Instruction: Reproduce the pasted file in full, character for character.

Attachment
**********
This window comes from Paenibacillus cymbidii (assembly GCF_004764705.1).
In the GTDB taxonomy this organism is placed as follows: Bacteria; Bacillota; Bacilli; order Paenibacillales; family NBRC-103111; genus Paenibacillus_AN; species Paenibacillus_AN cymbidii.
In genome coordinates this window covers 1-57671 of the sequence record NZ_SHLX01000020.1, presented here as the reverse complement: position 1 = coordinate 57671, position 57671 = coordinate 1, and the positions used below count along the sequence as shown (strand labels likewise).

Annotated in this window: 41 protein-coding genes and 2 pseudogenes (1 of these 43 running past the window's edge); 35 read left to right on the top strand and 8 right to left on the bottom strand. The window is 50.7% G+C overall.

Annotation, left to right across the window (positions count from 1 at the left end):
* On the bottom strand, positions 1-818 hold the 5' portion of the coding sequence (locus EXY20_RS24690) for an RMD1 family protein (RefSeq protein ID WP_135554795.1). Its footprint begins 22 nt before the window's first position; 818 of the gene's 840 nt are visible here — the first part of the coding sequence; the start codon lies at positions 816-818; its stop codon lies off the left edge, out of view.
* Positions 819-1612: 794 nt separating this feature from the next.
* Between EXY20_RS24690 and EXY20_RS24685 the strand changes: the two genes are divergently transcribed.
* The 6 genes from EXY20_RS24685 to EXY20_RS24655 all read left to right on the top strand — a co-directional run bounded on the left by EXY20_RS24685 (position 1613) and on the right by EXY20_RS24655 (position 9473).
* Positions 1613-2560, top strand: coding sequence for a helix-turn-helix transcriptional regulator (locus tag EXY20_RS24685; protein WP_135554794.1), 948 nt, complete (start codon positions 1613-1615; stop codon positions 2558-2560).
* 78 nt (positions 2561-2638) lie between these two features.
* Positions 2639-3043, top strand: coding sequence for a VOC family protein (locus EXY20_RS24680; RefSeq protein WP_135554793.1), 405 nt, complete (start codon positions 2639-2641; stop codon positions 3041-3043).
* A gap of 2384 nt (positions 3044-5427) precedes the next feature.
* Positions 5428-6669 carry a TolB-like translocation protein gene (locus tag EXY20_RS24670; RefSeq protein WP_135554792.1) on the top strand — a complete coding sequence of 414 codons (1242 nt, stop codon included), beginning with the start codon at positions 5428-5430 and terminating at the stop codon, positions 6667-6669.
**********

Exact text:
This window comes from Paenibacillus cymbidii (assembly GCF_004764705.1).
In the GTDB taxonomy this organism is placed as follows: Bacteria; Bacillota; Bacilli; order Paenibacillales; family NBRC-103111; genus Paenibacillus_AN; species Paenibacillus_AN cymbidii.
In genome coordinates this window covers 1-57671 of the sequence record NZ_SHLX01000020.1, presented here as the reverse complement: position 1 = coordinate 57671, position 57671 = coordinate 1, and the positions used below count along the sequence as shown (strand labels likewise).

Annotated in this window: 41 protein-coding genes and 2 pseudogenes (1 of these 43 running past the window's edge); 35 read left to right on the top strand and 8 right to left on the bottom strand. The window is 50.7% G+C overall.

Annotation, left to right across the window (positions count from 1 at the left end):
* On the bottom strand, positions 1-818 hold the 5' portion of the coding sequence (locus EXY20_RS24690) for an RMD1 family protein (RefSeq protein ID WP_135554795.1). Its footprint begins 22 nt before the window's first position; 818 of the gene's 840 nt are visible here — the first part of the coding sequence; the start codon lies at positions 816-818; its stop codon lies off the left edge, out of view.
* Positions 819-1612: 794 nt separating this feature from the next.
* Between EXY20_RS24690 and EXY20_RS24685 the strand changes: the two genes are divergently transcribed.
* The 6 genes from EXY20_RS24685 to EXY20_RS24655 all read left to right on the top strand — a co-directional run bounded on the left by EXY20_RS24685 (position 1613) and on the right by EXY20_RS24655 (position 9473).
* Positions 1613-2560, top strand: coding sequence for a helix-turn-helix transcriptional regulator (locus tag EXY20_RS24685; protein WP_135554794.1), 948 nt, complete (start codon positions 1613-1615; stop codon positions 2558-2560).
* 78 nt (positions 2561-2638) lie between these two features.
* Positions 2639-3043, top strand: coding sequence for a VOC family protein (locus EXY20_RS24680; RefSeq protein WP_135554793.1), 405 nt, complete (start codon positions 2639-2641; stop codon positions 3041-3043).
* A gap of 2384 nt (positions 3044-5427) precedes the next feature.
* Positions 5428-6669 carry a TolB-like translocation protein gene (locus tag EXY20_RS24670; RefSeq protein WP_135554792.1) on the top strand — a complete coding sequence of 414 codons (1242 nt, stop codon included), beginning with the start codon at positions 5428-5430 and terminating at the stop codon, positions 6667-6669.